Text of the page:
Given the lack of both legislation and case law in Australia, the law relating to domain names remains uncertain. As the number of disputes rises with the soaring popularity and commercial significance of the Internet, constant new developments are likely and will need to be closely monitored. Meanwhile the rush to register domain names will continue and companies should be mindful that if they do not register their desired domain name first, there may be no easy legal recourse. For greater certainty companies should ensure that their domain names are supported by appropriate registered trade marks.


This article provides a summary only of the subject matter covered, without the assumption of a duty of care by Freehill Hollingdale & Page. The summary is not intended to be nor should be relied on as a substitute for legal or other professional advice.

For further information please contact us.

To print this article, all you need is to be registered on

Click to Login as an existing user or Register so you can print this article.

Some comments from our readers…
“The articles are extremely timely and highly applicable”
“I often find critical information not available elsewhere”
“As in-house counsel, Mondaq’s service is of great value”

Up-coming Events Search
Font Size:
Mondaq on Twitter
Register for Access and our Free Biweekly Alert for
This service is completely free. Access 250,000 archived articles from 100+ countries and get a personalised email twice a week covering developments (and yes, our lawyers like to think you’ve read our Disclaimer).
Email Address
Company Name
Confirm Password
Mondaq Topics -- Select your Interests
 Law Performance
 Law Practice
 Media & IT
 Real Estate
 Wealth Mgt
Asia Pacific
European Union
Latin America
Middle East
United States
Worldwide Updates
Mondaq Ltd requires you to register and provide information that personally identifies you, including what sort of information you are interested in, for three primary purposes:
  • To allow you to personalize the Mondaq websites you are visiting.
  • To enable features such as password reminder, newsletter alerts, email a colleague, and linking from Mondaq (and its affiliate sites) to your website.
  • To produce demographic feedback for our information providers who provide information free for your use.
  • Mondaq (and its affiliate sites) do not sell or provide your details to third parties other than information providers. The reason we provide our information providers with this information is so that they can measure the response their articles are receiving and provide you with information about their products and services.
    If you do not want us to provide your name and email address you may opt out by clicking here
    If you do not wish to receive any future announcements of products and services offered by Mondaq you may opt out by clicking here

    Terms & Conditions and Privacy Statement (the Website) is owned and managed by Mondaq Ltd and as a user you are granted a non-exclusive, revocable license to access the Website under its terms and conditions of use. Your use of the Website constitutes your agreement to the following terms and conditions of use. Mondaq Ltd may terminate your use of the Website if you are in breach of these terms and conditions or if Mondaq Ltd decides to terminate your license of use for whatever reason.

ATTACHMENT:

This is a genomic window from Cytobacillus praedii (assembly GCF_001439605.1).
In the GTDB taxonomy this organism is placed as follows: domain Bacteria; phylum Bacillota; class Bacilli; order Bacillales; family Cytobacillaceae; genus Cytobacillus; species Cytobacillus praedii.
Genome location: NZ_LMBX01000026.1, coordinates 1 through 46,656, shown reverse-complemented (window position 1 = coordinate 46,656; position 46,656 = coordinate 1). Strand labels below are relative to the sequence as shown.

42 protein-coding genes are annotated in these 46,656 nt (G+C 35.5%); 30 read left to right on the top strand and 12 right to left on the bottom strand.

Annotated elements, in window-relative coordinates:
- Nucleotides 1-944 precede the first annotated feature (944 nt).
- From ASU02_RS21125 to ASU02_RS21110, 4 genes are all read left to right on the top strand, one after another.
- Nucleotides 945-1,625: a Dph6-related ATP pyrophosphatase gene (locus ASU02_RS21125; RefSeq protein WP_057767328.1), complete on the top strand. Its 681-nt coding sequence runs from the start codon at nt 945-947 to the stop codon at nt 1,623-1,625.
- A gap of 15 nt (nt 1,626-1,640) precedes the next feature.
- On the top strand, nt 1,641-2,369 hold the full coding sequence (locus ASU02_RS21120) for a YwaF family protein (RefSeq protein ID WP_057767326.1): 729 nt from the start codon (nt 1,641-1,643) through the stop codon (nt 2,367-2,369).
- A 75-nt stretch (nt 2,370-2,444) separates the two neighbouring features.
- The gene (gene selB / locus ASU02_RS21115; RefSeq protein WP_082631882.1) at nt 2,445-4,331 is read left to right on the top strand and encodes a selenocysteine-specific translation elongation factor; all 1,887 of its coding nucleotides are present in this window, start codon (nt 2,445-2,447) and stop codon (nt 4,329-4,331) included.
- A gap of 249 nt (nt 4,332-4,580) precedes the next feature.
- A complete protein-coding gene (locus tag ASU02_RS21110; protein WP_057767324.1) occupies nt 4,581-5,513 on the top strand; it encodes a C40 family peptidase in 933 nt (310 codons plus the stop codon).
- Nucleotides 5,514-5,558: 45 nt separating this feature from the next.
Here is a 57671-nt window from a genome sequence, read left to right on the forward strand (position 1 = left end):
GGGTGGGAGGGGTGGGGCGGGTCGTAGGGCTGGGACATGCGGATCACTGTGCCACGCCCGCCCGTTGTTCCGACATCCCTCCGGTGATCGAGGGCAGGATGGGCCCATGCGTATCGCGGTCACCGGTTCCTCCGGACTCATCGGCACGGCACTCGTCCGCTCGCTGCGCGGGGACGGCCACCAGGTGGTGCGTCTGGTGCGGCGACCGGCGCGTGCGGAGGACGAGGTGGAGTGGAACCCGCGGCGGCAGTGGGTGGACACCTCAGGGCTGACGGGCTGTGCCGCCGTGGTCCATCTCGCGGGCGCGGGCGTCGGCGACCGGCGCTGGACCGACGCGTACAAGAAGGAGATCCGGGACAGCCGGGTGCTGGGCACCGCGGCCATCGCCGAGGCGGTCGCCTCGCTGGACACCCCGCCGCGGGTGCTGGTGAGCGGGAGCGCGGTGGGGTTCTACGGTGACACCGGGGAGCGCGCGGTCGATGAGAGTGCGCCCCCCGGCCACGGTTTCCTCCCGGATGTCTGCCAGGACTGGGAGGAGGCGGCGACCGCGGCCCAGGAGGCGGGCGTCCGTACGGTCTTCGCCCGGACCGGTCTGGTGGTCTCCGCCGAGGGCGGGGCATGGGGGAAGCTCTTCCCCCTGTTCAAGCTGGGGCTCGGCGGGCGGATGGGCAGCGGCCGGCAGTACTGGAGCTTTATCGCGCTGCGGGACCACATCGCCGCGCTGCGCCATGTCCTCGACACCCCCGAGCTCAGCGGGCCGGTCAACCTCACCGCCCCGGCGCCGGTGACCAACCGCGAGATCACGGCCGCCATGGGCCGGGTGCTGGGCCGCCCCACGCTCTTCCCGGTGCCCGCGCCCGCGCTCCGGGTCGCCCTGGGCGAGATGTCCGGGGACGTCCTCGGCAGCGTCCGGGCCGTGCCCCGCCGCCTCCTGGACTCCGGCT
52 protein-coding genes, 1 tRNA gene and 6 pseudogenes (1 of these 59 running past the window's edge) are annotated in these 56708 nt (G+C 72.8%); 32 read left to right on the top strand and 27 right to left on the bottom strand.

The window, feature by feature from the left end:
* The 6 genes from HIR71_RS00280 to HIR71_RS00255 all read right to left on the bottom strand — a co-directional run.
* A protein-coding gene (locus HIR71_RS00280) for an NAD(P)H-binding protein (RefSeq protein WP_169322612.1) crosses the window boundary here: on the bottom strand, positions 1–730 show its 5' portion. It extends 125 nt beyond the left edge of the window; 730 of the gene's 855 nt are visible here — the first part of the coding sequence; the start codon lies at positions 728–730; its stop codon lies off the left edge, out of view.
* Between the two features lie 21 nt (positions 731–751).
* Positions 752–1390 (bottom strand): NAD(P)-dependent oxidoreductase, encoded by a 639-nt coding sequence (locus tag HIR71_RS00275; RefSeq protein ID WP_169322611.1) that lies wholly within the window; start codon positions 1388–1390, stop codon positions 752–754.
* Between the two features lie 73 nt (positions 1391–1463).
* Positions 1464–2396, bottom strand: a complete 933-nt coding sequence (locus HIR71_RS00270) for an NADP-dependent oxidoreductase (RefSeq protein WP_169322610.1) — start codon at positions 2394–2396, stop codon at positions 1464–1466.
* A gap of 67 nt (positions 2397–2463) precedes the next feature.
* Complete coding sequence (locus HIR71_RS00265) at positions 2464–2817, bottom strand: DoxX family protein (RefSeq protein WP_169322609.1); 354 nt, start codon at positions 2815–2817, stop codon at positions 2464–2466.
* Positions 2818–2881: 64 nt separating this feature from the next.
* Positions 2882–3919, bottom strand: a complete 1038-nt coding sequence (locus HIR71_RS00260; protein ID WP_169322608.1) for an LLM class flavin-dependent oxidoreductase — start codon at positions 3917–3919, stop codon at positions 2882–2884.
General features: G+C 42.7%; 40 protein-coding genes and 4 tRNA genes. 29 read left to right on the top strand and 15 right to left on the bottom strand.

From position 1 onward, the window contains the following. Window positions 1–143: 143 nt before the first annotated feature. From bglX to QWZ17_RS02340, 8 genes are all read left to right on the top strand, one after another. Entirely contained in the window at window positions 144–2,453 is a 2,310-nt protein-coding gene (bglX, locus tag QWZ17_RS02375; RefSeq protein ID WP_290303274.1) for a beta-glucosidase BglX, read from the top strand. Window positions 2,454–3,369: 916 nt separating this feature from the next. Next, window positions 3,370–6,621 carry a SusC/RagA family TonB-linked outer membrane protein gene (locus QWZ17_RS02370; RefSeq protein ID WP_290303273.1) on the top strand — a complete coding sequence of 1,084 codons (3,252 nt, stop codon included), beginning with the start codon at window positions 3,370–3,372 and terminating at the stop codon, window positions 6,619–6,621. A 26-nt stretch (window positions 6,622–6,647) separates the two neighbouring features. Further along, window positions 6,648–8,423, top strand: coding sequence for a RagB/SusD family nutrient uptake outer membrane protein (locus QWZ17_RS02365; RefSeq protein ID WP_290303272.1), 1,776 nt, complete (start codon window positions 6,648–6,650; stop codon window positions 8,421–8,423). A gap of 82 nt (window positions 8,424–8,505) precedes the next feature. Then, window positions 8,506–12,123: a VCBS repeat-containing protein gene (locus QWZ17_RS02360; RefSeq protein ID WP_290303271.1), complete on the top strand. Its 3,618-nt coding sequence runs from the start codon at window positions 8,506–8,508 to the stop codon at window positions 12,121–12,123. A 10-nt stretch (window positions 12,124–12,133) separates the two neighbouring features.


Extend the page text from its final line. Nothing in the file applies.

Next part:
Use of

    You may use the Website but are required to register as a user if you wish to read the full text of the content and articles available (the Content). You may not modify, publish, transmit, transfer or sell, reproduce, create derivative works from, distribute, perform, link, display, or in any way exploit any of the Content, in whole or in part, except as expressly permitted in these terms & conditions or with the prior written consent of Mondaq Ltd. You may not use electronic or other means to extract details or information about’s content, users or contributors in order to offer them any services or products which compete directly or indirectly with Mondaq Ltd’s services and products.


    Mondaq Ltd and/or its respective suppliers make no representations about the suitability of the information contained in the documents and related graphics published on this server for any purpose. All such documents and related graphics are provided "as is" without warranty of any kind. Mondaq Ltd and/or its respective suppliers hereby disclaim all warranties and conditions with regard to this information, including all implied warranties and conditions of merchantability, fitness for a particular purpose, title and non-infringement. In no event shall Mondaq Ltd and/or its respective suppliers be liable for any special, indirect or consequential damages or any damages whatsoever resulting from loss of use, data or profits, whether in an action of contract, negligence or other tortious action, arising out of or in connection with the use or performance of information available from this server.

    The documents and related graphics published on this server could include technical inaccuracies or typographical errors. Changes are periodically added to the information herein. Mondaq Ltd and/or its respective suppliers may make improvements and/or changes in the product(s) and/or the program(s) described herein at any time.


    Mondaq Ltd requires you to register and provide information that personally identifies you, including what sort of information you are interested in, for three primary purposes:

    • To allow you to personalize the Mondaq websites you are visiting.
    • To enable features such as password reminder, newsletter alerts, email a colleague, and linking from Mondaq (and its affiliate sites) to your website.
    • To produce demographic feedback for our information providers who provide information free for your use.

    Mondaq (and its affiliate sites) do not sell or provide your details to third parties other than information providers. The reason we provide our information providers with this information is so that they can measure the response their articles are receiving and provide you with information about their products and services.

    Information Collection and Use